AK2 regulates etoposide- and staurosporine-induced cell death, according to research in Nature Cell Biology.
South Korean scientists found that adenylate kinase 2 (AK2) activates an apoptotic pathway that is absent in certain tumor cell lines.
The team discovered that AK2, through the formation of an AK2–FADD–caspase-10 (AFAC10) complex, mediates mitochondrial apoptosis. They also showed that downregulation of AK2 reduces etoposide- or staurosporine-induced apoptosis in human cells but does not decrease that induced by tumor-necrosis-factor-related apoptosis-inducing ligand (TRAIL) or Fas ligand (FasL).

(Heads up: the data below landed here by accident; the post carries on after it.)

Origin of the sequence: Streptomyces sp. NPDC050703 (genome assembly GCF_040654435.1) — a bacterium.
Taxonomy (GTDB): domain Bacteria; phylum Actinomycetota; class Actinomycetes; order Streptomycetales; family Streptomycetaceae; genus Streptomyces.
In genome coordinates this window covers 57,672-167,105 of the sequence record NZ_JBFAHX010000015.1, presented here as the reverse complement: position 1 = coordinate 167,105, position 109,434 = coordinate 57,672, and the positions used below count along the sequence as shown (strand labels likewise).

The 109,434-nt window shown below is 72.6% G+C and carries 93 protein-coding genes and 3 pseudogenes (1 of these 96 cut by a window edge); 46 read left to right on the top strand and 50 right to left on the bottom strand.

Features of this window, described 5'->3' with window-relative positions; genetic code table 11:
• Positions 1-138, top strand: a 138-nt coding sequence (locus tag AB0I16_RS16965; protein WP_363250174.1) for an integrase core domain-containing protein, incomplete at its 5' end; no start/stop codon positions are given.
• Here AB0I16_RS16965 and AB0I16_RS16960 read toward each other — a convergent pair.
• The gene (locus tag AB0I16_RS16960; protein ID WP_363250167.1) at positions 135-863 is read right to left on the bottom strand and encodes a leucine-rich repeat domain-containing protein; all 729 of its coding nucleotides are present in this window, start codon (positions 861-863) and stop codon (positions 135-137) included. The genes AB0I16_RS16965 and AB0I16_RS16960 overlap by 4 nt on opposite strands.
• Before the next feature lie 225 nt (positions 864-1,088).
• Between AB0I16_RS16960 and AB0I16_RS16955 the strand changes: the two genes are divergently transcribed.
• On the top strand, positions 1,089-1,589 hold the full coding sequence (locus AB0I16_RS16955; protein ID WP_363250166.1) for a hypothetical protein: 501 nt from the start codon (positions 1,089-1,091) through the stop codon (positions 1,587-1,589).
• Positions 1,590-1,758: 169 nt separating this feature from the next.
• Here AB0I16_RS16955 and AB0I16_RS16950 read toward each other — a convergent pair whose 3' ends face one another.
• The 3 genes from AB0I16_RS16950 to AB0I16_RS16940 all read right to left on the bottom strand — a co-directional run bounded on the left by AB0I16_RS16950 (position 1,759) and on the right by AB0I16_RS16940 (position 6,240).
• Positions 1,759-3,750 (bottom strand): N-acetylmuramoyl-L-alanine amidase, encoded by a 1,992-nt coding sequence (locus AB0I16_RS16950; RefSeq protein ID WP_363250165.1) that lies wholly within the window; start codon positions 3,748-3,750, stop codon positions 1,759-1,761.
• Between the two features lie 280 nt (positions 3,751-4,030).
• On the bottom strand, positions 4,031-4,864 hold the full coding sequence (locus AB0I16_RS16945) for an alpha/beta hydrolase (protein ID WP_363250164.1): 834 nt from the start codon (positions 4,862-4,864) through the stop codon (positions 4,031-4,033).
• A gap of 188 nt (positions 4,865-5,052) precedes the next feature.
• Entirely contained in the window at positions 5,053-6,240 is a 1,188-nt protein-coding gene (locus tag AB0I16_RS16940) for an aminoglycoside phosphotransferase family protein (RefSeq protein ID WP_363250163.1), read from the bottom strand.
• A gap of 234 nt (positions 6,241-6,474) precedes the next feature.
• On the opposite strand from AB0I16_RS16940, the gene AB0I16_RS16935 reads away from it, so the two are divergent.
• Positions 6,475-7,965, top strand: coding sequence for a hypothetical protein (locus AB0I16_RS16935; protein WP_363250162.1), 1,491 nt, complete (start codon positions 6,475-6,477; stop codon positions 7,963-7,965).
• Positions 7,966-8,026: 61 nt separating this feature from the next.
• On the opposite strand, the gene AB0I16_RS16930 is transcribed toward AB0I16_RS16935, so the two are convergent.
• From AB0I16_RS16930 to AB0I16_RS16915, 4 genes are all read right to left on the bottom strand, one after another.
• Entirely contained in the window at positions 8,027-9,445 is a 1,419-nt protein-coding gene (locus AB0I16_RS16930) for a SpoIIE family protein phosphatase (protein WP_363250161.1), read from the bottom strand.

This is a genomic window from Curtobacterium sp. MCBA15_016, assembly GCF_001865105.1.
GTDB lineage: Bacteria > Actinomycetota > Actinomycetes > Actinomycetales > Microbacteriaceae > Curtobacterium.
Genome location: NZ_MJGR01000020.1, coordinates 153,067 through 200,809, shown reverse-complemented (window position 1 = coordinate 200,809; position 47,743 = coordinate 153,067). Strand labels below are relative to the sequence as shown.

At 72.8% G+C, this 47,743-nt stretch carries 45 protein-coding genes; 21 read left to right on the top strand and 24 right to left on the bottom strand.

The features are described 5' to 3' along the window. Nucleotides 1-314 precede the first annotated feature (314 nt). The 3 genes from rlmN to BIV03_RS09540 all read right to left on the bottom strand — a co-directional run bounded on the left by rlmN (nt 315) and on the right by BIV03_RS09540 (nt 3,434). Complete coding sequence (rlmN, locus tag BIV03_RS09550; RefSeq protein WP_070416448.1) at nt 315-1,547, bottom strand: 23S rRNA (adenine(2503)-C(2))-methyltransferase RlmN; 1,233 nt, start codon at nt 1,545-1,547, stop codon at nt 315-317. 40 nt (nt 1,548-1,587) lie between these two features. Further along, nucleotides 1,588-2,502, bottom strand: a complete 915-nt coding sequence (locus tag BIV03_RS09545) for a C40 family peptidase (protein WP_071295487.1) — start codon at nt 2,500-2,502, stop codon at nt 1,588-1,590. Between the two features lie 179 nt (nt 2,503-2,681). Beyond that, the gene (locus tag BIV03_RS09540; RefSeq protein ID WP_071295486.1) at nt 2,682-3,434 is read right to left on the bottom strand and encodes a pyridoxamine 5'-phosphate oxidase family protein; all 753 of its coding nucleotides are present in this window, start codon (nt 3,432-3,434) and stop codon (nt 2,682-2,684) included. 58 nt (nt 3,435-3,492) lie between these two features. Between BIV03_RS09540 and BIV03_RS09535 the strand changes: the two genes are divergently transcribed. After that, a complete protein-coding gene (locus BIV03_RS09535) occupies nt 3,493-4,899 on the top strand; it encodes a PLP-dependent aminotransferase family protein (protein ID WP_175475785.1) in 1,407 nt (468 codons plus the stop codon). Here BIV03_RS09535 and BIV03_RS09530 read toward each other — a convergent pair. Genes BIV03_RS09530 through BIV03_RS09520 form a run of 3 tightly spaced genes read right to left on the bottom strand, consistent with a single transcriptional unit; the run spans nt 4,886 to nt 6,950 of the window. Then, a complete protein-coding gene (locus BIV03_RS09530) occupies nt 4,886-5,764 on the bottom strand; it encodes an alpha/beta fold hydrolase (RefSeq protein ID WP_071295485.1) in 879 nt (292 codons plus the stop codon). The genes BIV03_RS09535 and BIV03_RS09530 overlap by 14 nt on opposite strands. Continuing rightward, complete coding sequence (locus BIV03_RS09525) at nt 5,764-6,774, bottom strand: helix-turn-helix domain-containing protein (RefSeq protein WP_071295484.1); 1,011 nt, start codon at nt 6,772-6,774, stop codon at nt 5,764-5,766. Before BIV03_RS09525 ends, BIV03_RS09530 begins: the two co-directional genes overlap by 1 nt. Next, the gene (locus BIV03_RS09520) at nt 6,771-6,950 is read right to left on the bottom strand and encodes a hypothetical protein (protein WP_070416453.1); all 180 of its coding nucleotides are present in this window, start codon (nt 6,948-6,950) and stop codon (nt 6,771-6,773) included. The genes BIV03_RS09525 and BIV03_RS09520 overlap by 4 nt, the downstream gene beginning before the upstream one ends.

The scientists also examined some etoposide-resistant human tumor cell lines but could not detect the AFAC10 complexes. “Taken together, these results suggest that acting in concert with FADD and caspase-10, AK2 mediates a novel intrinsic apoptotic pathway that may be involved in tumorigenesis,” according to the researchers.
The study was performed by investigators at the Gwangju Institute of Science and Technology, Seoul National University, Hanyang University, and Korea Institute of Science and Technology. The paper appears online in Nature Cell Biology.